Sunday, 20 May 2018

Palmer Amaranth Alert: Check CRP Seed Mixes

Palmer amaranth can produce 500,000 seeds per plant.

Native to the desert southwest, Palmer amaranth can produce 500,000 seeds per plant and has developed resistance to glyphosate (Roundup).

DATCP Lists Palmer amaranth as Prohibited Noxious Weed 

The Wisconsin Department of Agriculture, Trade and Consumer protection (DATCP) recently issued a new emergency rule listing Palmer amaranth (Amaranthus palmeri) as a prohibited noxious weed seed. Including it in a seed mix will now result in a civil or criminal violation for the seed labeler.

Palmer amaranth is a broadleaf weed that grows 2-3 inches a day. It commonly grows 6-8 feet tall, but may reach 10 feet. This plant has separate male and female plants, and the females may produce as many as 500,000 seeds. 

Though native to southwestern states, it became established in the southeast and began moving north. Pollinator seed mixes that contain Palmer amaranth were sold for use on Conservation Reserve Program (CRP) lands in Iowa, Illinois, Minnesota, Indiana and Ohio. More than half the counties in Iowa now report the new invader.

Identification

Palmer amaranth is related to water hemp and other “pigweeds”, common in Wisconsin, and a casual observer might confuse the two. The leaf stem on the first true leaves are longer than the leaf blade, where water hemp leaf blades are longer than the leaves. The most obvious difference is the length of the seed heads. Palmer amaranth has seed heads that can be 12 inches or longer. Hence it can produce vastly more seed than its native cousin. Purdue Extension has an excellent video that describes the distinguishing characteristics.

Herbicide Resistance

Strains of Palmer amaranth have developed tolerance for the herbicide glyphosate, making control much more difficult. Farmers in other states started using dicamba but are finding that off target herbicide drift is a real problem for both surrounding crops and natural lands.

Keep In Mind

DATCP has the following advice. If you are planting a pollinator or conservation seed mix:

  • Find out what Palmer amaranth looks like. You can find many clear photos in an online image search.
  • Buy local seed mixes if possible, with no pigweed or amaranth listed on the label.
  • Thoroughly clean equipment after seeding, especially if your seed mix came from out of state.
  • Call your University of Wisconsin-Extension office if you suspect you have found Palmer amaranth.

Follow these tips for conservation planting—without weed seed come from our neighbors at the Minnesota Department of Agriculture:

  • Do not purchase unlabeled seed
  • Check labels—and keep all labels used in a specific planting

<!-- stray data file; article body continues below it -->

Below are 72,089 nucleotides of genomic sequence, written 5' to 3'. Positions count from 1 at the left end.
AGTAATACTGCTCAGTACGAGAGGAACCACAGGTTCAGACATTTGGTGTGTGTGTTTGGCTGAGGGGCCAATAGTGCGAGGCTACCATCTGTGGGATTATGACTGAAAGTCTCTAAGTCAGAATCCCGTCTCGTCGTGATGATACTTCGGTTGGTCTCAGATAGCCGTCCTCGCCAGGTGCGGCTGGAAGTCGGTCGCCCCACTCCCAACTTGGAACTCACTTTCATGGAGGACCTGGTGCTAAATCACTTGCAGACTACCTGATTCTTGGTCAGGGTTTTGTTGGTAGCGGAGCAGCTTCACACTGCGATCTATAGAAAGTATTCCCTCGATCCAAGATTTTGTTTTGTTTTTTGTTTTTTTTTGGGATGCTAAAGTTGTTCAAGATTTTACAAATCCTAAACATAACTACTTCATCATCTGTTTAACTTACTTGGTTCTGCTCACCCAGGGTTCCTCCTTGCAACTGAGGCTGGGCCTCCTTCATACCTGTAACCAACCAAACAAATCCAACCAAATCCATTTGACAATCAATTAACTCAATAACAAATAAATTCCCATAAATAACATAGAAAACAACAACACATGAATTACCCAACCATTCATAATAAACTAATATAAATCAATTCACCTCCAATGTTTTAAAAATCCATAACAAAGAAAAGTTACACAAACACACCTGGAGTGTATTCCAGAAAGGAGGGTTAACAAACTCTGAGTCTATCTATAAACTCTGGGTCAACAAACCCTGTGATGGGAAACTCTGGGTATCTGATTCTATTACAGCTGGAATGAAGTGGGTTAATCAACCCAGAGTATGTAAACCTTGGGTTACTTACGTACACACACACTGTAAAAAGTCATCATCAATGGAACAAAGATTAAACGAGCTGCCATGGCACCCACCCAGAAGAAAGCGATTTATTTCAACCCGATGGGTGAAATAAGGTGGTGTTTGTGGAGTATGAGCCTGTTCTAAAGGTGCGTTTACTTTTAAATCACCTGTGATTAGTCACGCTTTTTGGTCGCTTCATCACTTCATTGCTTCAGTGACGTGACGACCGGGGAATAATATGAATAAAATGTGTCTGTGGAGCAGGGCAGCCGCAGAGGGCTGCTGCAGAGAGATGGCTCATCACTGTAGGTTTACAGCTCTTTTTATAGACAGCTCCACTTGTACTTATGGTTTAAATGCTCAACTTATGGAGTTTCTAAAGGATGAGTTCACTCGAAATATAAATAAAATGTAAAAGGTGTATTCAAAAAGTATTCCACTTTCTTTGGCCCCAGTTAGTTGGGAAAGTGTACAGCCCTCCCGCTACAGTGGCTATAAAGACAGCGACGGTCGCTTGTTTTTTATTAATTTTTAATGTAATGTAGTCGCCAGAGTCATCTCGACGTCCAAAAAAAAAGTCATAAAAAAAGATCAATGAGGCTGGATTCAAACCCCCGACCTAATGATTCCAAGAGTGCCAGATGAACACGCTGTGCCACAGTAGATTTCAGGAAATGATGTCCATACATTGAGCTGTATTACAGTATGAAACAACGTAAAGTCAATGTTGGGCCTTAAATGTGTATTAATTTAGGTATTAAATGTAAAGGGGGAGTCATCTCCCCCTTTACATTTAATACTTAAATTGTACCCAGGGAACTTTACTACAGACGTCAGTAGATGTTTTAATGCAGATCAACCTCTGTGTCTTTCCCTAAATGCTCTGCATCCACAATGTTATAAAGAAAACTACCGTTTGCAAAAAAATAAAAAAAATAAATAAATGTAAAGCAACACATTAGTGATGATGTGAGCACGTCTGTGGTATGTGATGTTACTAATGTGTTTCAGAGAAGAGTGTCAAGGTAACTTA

• If restricted noxious weeds are present make sure they’re present at a rate of less than 25 seed per pound
  • Don’t use seed with any prohibited noxious weed seeds
  • Ask seeding contractor for planting records including: seed lots planted in specific locations, planting procedures, site preparation and equipment used with equipment cleanout records
  • Keep invoices and paperwork
 Contact your local Extension agent for the most current information about this and other weed problems on your land.

January 2018

Sunday, 21 January 2018

Great Brush Pile Burning

Author with leaf blower brush pile burning in the background.

There is more to burning a brush pile than dousing it with gasoline and throwing a match at it.

Mid winter is a great time for brush piles burning in Wisconsin. My wife Anette and I unpack the Forrester: first the sled; then the leaf blower, pump sprayer and torch fuel. Fill the chainsaw with gas and bar oil. No need to bring along extra as the saw will see limited work today. Some snacks, tea and juice will keep us happy through the upcoming afternoon. Finally, I tuck some dry kindling and a roll of old construction prints what will be our starter.

A mid January thaw during last week put the burn day in doubt. Forecast snow on Sunday night meant plenty of snow cover for the Martin Luther King holiday and our brush burning. A moderate snow, light winds and weather in the twenties meant we will be comfortable all afternoon.

The sled is half full and that is just fine with me. Anette grabs the rake closes up the car are we leave the county highway behind. The local snowmobile club came through this fall after harvest and dragged a beautify trail across the corn stubble. Access to the Vermont creek will be quick and smooth. I throw the rope across my shoulder and make fast work of getting to the easement.

Our first brush pile was made during two days work in early and late fall. The pile is made up almost entirely of honeysuckle and buckthorn with a couple small boxelders for good measure. The first task is blowing the snow off the pile and clearing a small ring around the pile.